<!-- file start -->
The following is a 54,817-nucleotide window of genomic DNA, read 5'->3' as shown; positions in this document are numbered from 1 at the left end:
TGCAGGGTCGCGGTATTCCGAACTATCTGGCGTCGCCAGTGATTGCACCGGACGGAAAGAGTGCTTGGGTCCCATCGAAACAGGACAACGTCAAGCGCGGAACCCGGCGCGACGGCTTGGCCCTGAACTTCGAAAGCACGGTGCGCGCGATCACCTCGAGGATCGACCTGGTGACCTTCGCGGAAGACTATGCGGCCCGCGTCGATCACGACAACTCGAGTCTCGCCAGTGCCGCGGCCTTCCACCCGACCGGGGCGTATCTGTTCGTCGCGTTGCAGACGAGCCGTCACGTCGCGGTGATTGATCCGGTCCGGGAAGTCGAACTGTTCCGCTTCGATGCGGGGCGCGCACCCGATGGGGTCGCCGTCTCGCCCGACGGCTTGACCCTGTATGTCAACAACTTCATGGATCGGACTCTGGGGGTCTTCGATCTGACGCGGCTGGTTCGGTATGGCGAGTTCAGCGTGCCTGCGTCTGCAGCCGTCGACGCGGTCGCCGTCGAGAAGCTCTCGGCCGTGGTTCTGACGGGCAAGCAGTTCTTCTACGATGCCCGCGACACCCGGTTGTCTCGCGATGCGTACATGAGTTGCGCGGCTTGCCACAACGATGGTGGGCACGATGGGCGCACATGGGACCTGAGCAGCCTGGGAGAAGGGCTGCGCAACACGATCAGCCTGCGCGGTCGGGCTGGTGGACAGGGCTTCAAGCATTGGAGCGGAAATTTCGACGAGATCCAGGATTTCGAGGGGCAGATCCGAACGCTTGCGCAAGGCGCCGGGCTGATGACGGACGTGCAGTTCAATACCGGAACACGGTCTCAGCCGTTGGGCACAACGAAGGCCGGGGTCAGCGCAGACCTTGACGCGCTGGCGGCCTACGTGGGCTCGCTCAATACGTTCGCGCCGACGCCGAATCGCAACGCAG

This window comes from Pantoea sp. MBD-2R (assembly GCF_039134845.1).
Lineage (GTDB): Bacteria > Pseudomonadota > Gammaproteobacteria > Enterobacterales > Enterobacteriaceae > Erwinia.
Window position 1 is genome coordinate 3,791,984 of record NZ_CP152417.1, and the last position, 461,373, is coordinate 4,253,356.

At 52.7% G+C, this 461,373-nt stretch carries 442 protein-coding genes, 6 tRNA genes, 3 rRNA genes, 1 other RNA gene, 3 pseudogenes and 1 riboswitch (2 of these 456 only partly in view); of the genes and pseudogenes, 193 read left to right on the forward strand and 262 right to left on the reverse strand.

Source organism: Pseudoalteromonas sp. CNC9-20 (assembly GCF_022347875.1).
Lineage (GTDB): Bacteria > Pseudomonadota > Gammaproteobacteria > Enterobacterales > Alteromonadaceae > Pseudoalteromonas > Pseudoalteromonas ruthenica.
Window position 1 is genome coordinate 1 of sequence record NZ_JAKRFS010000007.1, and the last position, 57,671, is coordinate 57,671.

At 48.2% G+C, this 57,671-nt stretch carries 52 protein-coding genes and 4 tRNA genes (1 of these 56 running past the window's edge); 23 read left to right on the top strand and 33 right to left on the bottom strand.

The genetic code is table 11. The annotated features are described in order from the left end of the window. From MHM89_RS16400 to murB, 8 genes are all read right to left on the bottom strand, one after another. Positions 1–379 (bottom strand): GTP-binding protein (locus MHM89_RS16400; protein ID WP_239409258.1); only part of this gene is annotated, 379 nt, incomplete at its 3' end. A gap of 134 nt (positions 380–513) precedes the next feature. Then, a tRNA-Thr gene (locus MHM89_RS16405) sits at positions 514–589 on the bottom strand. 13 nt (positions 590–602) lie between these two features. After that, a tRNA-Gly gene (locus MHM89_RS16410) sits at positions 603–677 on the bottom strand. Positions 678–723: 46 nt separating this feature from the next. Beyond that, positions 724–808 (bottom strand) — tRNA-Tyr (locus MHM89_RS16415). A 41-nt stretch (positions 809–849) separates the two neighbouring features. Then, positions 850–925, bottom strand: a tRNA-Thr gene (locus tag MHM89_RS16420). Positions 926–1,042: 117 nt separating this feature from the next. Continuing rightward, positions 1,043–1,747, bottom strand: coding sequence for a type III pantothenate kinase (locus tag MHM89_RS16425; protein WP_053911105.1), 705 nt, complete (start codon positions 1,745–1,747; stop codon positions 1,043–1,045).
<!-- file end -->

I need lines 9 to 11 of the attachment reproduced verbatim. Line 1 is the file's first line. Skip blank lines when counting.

Window position 1 is genome coordinate 1 of sequence record NZ_JAKRFS010000007.1, and the last position, 57,671, is coordinate 57,671.

At 48.2% G+C, this 57,671-nt stretch carries 52 protein-coding genes and 4 tRNA genes (1 of these 56 running past the window's edge); 23 read left to right on the top strand and 33 right to left on the bottom strand.

The genetic code is table 11. The annotated features are described in order from the left end of the window. From MHM89_RS16400 to murB, 8 genes are all read right to left on the bottom strand, one after another. Positions 1–379 (bottom strand): GTP-binding protein (locus MHM89_RS16400; protein ID WP_239409258.1); only part of this gene is annotated, 379 nt, incomplete at its 3' end. A gap of 134 nt (positions 380–513) precedes the next feature. Then, a tRNA-Thr gene (locus MHM89_RS16405) sits at positions 514–589 on the bottom strand. 13 nt (positions 590–602) lie between these two features. After that, a tRNA-Gly gene (locus MHM89_RS16410) sits at positions 603–677 on the bottom strand. Positions 678–723: 46 nt separating this feature from the next. Beyond that, positions 724–808 (bottom strand) — tRNA-Tyr (locus MHM89_RS16415). A 41-nt stretch (positions 809–849) separates the two neighbouring features. Then, positions 850–925, bottom strand: a tRNA-Thr gene (locus tag MHM89_RS16420). Positions 926–1,042: 117 nt separating this feature from the next. Continuing rightward, positions 1,043–1,747, bottom strand: coding sequence for a type III pantothenate kinase (locus tag MHM89_RS16425; protein WP_053911105.1), 705 nt, complete (start codon positions 1,745–1,747; stop codon positions 1,043–1,045).